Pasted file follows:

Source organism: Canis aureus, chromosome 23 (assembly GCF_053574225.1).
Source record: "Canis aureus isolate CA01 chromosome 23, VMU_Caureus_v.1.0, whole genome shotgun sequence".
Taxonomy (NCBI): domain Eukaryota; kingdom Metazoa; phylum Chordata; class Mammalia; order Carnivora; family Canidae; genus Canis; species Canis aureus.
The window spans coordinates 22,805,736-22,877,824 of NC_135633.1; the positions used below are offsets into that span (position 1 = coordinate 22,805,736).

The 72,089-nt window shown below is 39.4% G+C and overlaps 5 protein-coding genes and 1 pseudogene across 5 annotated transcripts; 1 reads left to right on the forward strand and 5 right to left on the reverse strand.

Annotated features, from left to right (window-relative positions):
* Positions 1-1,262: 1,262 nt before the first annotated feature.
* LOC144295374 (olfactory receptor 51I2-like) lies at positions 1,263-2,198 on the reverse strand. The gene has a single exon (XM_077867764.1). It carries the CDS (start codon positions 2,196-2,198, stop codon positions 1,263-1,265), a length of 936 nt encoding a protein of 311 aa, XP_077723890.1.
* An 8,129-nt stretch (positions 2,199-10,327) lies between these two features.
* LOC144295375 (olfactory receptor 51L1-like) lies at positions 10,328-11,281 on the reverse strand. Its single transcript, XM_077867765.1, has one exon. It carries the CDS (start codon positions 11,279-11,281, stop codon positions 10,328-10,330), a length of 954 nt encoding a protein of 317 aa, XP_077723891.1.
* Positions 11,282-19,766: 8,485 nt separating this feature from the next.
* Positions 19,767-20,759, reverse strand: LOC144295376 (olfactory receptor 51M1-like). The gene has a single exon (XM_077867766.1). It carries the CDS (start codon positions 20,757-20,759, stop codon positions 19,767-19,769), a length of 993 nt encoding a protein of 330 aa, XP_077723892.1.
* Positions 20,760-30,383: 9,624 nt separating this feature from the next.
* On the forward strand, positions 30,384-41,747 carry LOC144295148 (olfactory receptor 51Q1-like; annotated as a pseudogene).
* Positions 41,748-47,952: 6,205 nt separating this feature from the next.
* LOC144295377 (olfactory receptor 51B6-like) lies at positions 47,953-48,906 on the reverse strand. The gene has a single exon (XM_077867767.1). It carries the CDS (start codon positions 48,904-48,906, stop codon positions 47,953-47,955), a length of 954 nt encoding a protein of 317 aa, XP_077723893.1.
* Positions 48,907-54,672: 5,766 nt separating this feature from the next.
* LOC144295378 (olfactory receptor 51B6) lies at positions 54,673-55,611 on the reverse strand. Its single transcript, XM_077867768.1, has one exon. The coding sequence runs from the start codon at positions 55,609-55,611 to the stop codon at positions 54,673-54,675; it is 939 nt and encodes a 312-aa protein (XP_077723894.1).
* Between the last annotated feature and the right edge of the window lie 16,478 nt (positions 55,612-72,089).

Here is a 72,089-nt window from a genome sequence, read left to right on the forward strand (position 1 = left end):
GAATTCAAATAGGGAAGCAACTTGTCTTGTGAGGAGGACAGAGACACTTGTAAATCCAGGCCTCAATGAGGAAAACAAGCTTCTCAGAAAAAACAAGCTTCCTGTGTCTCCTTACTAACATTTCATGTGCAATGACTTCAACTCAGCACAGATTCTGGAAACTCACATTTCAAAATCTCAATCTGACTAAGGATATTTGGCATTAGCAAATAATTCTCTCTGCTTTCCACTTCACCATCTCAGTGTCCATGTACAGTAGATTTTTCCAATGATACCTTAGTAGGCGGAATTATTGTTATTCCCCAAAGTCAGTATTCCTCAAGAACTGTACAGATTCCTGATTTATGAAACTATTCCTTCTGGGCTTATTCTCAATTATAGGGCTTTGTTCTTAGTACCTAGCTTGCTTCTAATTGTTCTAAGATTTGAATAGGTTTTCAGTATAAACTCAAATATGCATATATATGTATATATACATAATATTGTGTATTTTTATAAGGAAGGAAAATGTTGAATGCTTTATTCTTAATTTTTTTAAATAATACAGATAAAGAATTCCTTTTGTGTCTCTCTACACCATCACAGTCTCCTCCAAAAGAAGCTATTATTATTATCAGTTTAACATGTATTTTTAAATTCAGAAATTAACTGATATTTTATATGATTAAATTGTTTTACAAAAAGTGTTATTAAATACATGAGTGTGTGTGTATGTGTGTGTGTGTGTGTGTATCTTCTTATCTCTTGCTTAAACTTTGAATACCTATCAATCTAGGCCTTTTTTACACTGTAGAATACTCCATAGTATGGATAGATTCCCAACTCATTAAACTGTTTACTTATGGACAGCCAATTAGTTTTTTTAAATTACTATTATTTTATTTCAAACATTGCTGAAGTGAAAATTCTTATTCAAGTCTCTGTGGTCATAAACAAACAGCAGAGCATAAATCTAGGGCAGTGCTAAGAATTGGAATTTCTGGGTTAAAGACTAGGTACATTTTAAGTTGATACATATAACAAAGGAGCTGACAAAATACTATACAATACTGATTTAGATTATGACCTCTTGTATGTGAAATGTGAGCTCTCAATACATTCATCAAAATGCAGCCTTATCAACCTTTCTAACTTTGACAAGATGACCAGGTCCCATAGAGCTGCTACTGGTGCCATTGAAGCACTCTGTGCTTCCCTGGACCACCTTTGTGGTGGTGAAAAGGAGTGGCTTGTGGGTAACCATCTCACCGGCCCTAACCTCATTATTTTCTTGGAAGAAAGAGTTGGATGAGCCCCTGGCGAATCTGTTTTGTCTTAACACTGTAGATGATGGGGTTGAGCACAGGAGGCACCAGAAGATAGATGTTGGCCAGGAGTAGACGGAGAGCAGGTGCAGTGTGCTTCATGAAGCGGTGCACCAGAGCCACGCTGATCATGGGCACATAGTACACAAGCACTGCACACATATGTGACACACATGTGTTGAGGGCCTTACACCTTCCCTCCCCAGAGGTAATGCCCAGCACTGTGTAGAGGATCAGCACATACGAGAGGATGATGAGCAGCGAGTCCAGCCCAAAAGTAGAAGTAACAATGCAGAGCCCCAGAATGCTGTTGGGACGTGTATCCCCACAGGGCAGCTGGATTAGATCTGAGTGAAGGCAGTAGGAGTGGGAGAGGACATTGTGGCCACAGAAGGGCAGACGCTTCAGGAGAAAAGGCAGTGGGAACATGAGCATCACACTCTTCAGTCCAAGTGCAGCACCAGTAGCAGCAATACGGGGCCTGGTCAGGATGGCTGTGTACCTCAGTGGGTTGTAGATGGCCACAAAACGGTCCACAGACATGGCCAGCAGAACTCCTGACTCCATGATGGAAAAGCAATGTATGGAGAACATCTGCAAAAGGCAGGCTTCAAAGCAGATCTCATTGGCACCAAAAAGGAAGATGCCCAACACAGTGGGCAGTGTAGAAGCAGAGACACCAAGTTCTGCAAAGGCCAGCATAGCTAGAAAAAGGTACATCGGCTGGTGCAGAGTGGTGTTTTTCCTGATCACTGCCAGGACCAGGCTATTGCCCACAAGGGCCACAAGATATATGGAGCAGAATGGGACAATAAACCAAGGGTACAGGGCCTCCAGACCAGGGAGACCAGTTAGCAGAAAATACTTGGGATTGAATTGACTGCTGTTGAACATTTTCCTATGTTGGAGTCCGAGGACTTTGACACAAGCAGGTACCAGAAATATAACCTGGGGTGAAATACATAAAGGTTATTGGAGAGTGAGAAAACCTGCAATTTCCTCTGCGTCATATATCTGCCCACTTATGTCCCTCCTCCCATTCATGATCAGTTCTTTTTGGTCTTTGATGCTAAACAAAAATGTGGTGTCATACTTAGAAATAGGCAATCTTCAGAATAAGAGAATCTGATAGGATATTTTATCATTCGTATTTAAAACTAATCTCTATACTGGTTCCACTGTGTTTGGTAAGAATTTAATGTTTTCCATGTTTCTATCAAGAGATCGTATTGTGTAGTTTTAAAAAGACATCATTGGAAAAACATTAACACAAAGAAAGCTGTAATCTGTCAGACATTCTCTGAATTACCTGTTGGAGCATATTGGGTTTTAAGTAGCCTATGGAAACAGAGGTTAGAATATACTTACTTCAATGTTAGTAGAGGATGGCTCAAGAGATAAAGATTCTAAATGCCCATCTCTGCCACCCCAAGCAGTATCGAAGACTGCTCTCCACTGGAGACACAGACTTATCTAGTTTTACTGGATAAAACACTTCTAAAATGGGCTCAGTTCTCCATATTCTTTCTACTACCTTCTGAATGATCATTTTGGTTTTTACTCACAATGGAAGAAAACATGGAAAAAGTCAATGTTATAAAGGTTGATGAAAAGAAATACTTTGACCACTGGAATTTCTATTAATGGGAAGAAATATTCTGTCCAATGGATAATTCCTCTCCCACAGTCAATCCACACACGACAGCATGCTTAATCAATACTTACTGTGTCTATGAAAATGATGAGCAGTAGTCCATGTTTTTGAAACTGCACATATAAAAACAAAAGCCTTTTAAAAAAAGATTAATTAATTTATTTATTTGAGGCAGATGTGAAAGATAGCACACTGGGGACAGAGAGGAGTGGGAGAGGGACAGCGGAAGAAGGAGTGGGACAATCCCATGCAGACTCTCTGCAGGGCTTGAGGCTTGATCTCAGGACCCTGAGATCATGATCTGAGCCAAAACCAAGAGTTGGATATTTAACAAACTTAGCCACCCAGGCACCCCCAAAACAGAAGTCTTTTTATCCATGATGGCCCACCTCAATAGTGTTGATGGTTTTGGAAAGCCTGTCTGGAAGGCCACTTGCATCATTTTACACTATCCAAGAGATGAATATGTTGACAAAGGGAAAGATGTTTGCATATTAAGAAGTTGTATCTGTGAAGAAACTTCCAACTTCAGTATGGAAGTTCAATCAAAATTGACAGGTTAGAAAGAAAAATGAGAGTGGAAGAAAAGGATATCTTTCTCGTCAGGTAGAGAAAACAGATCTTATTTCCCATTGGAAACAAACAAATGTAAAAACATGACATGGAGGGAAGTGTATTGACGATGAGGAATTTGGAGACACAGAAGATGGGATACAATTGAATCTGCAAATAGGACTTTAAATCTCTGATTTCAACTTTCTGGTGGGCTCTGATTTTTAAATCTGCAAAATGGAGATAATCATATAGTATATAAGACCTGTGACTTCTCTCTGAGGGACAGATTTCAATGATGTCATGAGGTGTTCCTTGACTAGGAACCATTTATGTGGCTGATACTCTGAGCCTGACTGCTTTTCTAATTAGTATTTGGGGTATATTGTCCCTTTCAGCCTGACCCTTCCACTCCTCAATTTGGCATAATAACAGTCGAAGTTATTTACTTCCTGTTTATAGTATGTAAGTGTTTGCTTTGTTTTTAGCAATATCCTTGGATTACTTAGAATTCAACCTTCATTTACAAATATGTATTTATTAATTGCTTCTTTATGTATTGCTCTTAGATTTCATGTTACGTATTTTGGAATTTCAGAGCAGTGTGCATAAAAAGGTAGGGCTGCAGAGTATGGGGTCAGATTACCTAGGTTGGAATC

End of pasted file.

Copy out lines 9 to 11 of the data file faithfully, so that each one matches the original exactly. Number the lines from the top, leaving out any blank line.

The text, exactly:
* An 8,129-nt stretch (positions 2,199-10,327) lies between these two features.
* LOC144295375 (olfactory receptor 51L1-like) lies at positions 10,328-11,281 on the reverse strand. Its single transcript, XM_077867765.1, has one exon. It carries the CDS (start codon positions 11,279-11,281, stop codon positions 10,328-10,330), a length of 954 nt encoding a protein of 317 aa, XP_077723891.1.
* Positions 11,282-19,766: 8,485 nt separating this feature from the next.